This small town of less than 3,500 inhabitants mainly receives visitors who are on their way between Chile and Argentina, as it is either the first or the last population center between the countries, which are separated by the nearly 4,000-meter mountain pass at Los Libertadores. Uspallata had a flash of fame as Seven Years of Tibet was filmed here, due to the similarity of the area to parts of the Himalayas. But that was years ago, and Uspallata has since turned back into the quiet, oasis town that it once was, with access to both Santiago several hours to the west, and Mendoza, 60 miles to the east.
From Uspallata, there are a few main attractions, and these include Bóvedas Históricas Uspallata, an area containing egg-shaped kilns that were used for metallurgy (gold, silver, zinc, copper, etc) in the 17th century. Another human intervention is the presence of the disused railroad station, which was in operation as part of a TransAndean line until 1984. At nearby Cerro Tunduqueral there are pre-Columbian petroglyphs. Uspallata is also a good point from which to take a trip to the Cerro de Siete Colores, a very colorful spot in the Andes, at which you can see seven different colors in the rock, though most visitors report seeing more.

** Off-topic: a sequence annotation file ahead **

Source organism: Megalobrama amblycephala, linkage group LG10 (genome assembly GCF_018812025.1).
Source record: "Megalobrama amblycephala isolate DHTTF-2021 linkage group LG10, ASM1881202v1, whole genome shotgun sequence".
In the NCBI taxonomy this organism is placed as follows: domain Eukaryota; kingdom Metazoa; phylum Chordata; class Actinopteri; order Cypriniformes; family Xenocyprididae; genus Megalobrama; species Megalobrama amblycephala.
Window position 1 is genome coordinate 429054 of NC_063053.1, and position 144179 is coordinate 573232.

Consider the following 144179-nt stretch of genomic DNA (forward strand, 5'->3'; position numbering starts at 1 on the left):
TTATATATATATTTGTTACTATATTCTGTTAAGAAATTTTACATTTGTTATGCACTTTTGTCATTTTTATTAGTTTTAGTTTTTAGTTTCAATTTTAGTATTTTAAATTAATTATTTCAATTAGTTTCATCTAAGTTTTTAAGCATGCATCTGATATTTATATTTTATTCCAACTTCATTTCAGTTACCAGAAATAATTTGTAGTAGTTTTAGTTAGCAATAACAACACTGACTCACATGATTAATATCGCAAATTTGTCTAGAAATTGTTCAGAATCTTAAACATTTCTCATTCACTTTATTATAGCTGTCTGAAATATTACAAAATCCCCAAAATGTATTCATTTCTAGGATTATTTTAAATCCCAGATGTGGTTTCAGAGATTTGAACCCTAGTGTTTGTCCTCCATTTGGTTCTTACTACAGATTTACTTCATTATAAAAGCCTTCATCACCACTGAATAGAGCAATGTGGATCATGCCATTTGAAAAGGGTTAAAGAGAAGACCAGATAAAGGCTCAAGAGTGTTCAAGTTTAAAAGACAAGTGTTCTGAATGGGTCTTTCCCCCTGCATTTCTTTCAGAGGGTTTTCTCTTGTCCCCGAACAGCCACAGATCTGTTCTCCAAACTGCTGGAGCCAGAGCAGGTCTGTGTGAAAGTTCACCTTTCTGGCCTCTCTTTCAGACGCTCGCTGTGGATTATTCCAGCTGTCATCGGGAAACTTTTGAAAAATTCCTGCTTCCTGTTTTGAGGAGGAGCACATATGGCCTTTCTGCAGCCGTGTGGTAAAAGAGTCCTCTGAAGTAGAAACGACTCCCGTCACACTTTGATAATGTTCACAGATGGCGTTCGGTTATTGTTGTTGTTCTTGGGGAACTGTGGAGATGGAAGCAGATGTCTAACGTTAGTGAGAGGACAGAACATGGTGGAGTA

Uspallata is a smaller, quieter alternative to a stay over in Mendoza when crossing the Andes from Chile to Argentina or vice-versa. It is also the closest town to Los Penitentes, a medium-sized ski resort that runs most years from July to early October.